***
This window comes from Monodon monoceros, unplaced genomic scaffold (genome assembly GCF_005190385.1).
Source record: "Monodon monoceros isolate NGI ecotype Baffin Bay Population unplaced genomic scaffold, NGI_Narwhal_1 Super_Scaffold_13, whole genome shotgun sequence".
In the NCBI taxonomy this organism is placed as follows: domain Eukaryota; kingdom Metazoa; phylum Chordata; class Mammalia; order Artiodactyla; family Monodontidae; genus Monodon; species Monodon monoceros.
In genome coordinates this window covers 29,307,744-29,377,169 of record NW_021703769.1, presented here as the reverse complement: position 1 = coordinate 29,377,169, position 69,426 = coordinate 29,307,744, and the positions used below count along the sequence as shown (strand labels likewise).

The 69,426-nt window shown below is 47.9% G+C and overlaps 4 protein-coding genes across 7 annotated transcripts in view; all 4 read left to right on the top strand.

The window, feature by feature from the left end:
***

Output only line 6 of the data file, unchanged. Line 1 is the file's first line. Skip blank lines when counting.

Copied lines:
The window, feature by feature from the left end: